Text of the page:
But when you begin to summarize the results it turns out that most of the tasks have not been done. And no one has even started on the most important ones. But everyone is so busy!

For each completed task, an employee should enter the actual time spent on it. This is a great blitz tool to evaluate his effectiveness!

You must also control the observance of the regulations as strictly as possible. The main rule is: if you can’t control it, don’t punish it. And if you can’t control it, you have to rely on the goodwill of your employees.

7. Gingerbread: a good payment system is the best motivation

If your company has well-formalized processes and rules and the result is not easy to “digitize”, it is better to use the formula: “Cash Compensation” = “Base Part (90%)” + “Bonus for Excellence (10%).”

In the case where the required result from the work can be formalized (the rate of performance of the same type of tasks, any KPI) and the employee can seriously influence it (and, most importantly, he agrees with it) the formula can be replaced, for example, by: “Cash Compensation” = “Base Part (75%)” + “Excellence Bonus (10%)” + “Performance Bonus (15%)”. Set the “Cash Bonus” so that it totals 10-15% more than the market average. The percentage of the “Performance Bonus” reflects the extent to which the employee is influenced by the result.

Enter for each employee a percentage of sales and the recommendation of a new customer. Even those who complained about a lack of talent and knowledge will start selling!

Develop a horizontal career system – the so-called “grades”. Brief gist of the system: if certain conditions are met, an employee can increase his “remuneration” by 10%. The conditions should depend on the position and job profile.

8. The Eight-Hour Rule

‘If the boss keeps me in the office all the time and doesn’t count my time, then I won’t count his time,’ the average person reasoned rightly.

Don’t require them to work more than 8 hours for the company per workday. But ask 100% for those 8 hours. The breaks and smoke breaks must be also regulated. Time off and personal leave are always at their own expense.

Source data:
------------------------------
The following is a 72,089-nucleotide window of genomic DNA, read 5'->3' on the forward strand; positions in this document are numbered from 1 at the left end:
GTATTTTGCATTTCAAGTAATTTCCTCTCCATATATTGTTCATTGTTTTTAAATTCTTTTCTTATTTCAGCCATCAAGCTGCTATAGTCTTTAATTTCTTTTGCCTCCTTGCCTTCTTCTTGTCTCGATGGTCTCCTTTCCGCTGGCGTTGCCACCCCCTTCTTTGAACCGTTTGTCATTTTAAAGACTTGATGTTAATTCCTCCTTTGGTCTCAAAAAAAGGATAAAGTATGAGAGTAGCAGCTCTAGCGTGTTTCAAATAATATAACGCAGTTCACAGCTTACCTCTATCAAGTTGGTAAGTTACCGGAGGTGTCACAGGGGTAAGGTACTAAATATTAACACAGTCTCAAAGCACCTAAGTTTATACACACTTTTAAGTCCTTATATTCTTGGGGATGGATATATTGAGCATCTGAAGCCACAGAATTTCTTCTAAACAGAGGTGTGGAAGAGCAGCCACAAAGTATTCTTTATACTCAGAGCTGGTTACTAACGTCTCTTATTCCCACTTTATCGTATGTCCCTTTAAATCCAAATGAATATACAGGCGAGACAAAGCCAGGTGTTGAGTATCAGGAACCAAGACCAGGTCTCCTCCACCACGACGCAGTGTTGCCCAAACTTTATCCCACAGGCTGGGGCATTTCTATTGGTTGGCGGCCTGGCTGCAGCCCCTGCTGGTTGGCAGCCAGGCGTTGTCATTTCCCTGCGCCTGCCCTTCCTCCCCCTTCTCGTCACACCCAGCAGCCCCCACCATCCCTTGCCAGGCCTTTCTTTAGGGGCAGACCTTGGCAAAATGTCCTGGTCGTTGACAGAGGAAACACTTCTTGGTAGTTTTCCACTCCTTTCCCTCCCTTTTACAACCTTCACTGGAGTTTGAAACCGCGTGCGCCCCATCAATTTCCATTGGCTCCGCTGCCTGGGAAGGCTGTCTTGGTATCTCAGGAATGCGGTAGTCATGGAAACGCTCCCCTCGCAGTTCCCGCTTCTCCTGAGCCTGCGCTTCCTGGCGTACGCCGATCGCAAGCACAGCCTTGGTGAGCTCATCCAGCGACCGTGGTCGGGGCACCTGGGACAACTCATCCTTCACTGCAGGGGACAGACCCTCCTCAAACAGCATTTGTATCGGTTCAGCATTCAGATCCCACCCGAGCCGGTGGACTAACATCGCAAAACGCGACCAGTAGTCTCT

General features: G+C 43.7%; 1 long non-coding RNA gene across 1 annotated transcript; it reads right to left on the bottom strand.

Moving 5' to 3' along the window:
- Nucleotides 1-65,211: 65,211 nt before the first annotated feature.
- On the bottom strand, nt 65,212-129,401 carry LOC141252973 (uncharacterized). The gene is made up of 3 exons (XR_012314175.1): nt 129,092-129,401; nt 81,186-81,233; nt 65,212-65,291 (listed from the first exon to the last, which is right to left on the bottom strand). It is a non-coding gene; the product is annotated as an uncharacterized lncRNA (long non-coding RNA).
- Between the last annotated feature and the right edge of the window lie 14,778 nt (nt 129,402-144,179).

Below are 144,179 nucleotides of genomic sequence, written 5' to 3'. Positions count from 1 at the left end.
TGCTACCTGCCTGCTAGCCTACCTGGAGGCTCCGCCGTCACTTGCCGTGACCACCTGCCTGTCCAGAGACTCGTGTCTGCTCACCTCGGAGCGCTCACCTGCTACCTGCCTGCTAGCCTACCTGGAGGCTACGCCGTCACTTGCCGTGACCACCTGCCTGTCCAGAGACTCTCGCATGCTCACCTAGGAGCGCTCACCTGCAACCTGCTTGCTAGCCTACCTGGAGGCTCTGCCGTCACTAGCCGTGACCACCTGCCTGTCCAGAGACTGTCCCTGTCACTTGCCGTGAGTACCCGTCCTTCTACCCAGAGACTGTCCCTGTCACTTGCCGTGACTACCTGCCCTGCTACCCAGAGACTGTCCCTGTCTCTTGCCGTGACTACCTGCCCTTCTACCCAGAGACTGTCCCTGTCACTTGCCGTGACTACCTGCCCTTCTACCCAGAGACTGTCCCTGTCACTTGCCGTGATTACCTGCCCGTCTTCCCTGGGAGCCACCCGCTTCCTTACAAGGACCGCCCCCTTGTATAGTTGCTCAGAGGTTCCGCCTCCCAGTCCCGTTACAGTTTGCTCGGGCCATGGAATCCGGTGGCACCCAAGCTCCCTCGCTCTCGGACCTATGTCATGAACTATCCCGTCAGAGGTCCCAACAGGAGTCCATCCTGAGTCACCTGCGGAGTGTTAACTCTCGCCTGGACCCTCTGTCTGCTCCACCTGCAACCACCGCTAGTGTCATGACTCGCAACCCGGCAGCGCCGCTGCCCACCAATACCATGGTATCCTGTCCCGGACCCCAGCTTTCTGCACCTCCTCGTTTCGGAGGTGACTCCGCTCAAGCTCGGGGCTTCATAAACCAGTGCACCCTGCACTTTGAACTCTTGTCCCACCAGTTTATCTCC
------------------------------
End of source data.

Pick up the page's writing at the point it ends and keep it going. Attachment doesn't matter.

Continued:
9. Find a key associate (aka deputy and manager)

Companion is a very important word, and it is not just a figure of speech. The person in this position must necessarily share your management principles, the principles of “good” and “bad” (both work and life), to support you in the implementation of new “revolutionary” ideas.

  • He or she is the one in charge of the operational management of the employees and the company.
  • The manager should be motivated by a percentage of net income and personal sales.
  • Be 100% honest with him. If you cannot afford it – then you do not have an associate.
  • When you work, you are in contact primarily with the manager. Do not only ask for him but all the employees.
  • Set all tasks for the other employees via your manager.

Be prepared that at some point your associate will want to open his own business (if, of course, he doesn’t stand still, but constantly develops his management skills). It follows that all the actions should be clearly regulated + it should also be clearly stated and recorded on paper about the prohibition of using the client and partner base of the company.

How to look for partners? The correct way is to raise them from your employees. Small companies (5-10 people) have the following rule: ‘If a candidate for your company has no prospects of becoming your employee, do not hire him. In critical situations, you should look for associates on the open labor market.’

Strategic development – the introduction of new services/groups of goods and businesses, radical improvement of old ones, the algorithmization of key business processes, the development of a strategic plan for the company (do not forget to set goals for this plan!).

  • Maintain direct communication with key customers.
  • Control the finances.
  • Come to the office once every 2-3 months for 1-2 weeks to see everything with your own eyes. Especially relevant when your manager is on vacation.
  • Be ready in case of a crisis to come to resolve it (the departure of an “associate” or the need to replace him due to a serious deterioration inefficiency, a money crisis in the company, etc.).